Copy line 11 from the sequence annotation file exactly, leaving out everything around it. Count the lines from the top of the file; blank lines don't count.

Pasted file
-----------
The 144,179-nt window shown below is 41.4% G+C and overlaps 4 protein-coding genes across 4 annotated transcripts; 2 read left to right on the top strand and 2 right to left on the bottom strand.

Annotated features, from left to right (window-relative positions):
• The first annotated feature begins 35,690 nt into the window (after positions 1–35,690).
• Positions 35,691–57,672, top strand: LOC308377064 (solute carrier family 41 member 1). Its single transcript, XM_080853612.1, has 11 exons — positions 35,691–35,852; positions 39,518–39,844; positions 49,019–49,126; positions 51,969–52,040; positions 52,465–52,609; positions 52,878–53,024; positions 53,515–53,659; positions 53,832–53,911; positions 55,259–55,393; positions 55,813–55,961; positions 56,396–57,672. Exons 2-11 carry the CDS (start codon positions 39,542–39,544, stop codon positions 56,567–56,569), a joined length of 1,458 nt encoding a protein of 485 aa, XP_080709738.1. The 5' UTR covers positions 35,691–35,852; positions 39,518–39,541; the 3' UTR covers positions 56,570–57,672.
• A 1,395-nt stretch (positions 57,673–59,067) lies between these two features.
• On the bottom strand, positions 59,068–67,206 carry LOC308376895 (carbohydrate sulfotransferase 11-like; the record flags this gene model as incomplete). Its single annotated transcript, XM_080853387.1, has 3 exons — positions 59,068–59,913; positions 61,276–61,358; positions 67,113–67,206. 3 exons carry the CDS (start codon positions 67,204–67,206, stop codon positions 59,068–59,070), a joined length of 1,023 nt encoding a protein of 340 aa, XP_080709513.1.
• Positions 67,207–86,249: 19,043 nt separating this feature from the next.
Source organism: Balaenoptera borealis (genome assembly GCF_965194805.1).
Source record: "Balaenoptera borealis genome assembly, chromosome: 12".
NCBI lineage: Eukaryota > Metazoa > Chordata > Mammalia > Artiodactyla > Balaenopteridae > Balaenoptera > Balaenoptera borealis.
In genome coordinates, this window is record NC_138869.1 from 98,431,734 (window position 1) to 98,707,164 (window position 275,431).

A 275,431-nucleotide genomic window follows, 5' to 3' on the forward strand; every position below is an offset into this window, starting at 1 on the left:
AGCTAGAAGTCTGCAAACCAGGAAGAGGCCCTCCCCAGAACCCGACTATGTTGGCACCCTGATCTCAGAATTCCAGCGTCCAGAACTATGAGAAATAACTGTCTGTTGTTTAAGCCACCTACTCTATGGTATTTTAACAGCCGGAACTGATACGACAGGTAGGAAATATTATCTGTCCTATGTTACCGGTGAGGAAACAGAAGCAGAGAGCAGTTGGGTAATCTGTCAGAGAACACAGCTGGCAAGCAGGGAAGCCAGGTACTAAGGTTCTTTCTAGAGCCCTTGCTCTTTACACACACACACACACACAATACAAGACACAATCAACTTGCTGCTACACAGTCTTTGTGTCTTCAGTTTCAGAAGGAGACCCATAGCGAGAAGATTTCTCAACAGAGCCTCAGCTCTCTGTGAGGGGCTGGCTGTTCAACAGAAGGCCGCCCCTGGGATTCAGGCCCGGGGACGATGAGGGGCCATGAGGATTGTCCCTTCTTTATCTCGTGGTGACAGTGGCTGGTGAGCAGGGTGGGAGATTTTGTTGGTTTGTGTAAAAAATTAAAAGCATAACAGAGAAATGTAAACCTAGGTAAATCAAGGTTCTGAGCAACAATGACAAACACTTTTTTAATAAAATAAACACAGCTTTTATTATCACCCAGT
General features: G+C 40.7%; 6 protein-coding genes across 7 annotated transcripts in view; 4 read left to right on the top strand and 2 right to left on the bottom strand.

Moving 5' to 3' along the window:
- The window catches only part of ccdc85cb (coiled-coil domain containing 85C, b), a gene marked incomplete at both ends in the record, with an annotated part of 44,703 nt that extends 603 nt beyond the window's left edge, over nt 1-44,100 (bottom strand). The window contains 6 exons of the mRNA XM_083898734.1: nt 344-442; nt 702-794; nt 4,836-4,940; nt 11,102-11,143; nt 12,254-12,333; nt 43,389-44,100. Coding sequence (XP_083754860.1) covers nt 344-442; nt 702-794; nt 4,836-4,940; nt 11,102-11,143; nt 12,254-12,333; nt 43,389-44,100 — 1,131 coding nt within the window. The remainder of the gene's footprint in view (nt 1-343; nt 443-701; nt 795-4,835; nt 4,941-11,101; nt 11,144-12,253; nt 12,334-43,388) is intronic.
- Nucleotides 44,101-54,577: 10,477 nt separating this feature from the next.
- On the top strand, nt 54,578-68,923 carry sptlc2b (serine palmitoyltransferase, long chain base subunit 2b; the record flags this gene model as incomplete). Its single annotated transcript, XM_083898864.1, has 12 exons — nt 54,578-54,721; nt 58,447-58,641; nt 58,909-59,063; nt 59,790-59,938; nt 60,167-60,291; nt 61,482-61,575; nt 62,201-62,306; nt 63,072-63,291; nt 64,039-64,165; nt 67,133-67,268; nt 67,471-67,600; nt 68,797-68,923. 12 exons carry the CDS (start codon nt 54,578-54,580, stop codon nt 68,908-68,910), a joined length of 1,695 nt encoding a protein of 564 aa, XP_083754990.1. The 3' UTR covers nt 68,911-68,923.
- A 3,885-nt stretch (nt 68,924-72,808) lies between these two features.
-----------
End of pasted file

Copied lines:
In genome coordinates, this window is record NC_138869.1 from 98,431,734 (window position 1) to 98,707,164 (window position 275,431).